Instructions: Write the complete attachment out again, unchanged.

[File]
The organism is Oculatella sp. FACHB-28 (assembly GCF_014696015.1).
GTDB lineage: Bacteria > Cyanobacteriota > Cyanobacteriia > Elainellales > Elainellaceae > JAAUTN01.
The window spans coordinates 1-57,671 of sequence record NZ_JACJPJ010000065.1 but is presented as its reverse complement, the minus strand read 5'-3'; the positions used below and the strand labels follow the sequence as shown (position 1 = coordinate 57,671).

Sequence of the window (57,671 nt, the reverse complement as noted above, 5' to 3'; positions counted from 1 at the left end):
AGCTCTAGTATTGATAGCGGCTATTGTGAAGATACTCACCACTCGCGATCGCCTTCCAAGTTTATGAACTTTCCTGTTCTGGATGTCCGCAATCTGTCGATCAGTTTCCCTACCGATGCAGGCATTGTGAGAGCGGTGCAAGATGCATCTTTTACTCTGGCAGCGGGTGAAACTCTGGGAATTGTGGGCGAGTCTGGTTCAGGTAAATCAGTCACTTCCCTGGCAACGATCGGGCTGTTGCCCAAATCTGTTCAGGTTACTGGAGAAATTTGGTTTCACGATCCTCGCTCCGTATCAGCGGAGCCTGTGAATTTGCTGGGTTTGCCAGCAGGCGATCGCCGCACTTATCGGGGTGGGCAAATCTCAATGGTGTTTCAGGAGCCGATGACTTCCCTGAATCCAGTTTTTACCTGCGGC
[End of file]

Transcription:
The organism is Oculatella sp. FACHB-28 (assembly GCF_014696015.1).
GTDB lineage: Bacteria > Cyanobacteriota > Cyanobacteriia > Elainellales > Elainellaceae > JAAUTN01.
The window spans coordinates 1-57,671 of sequence record NZ_JACJPJ010000065.1 but is presented as its reverse complement, the minus strand read 5'-3'; the positions used below and the strand labels follow the sequence as shown (position 1 = coordinate 57,671).

Sequence of the window (57,671 nt, the reverse complement as noted above, 5' to 3'; positions counted from 1 at the left end):
AGCTCTAGTATTGATAGCGGCTATTGTGAAGATACTCACCACTCGCGATCGCCTTCCAAGTTTATGAACTTTCCTGTTCTGGATGTCCGCAATCTGTCGATCAGTTTCCCTACCGATGCAGGCATTGTGAGAGCGGTGCAAGATGCATCTTTTACTCTGGCAGCGGGTGAAACTCTGGGAATTGTGGGCGAGTCTGGTTCAGGTAAATCAGTCACTTCCCTGGCAACGATCGGGCTGTTGCCCAAATCTGTTCAGGTTACTGGAGAAATTTGGTTTCACGATCCTCGCTCCGTATCAGCGGAGCCTGTGAATTTGCTGGGTTTGCCAGCAGGCGATCGCCGCACTTATCGGGGTGGGCAAATCTCAATGGTGTTTCAGGAGCCGATGACTTCCCTGAATCCAGTTTTTACCTGCGGC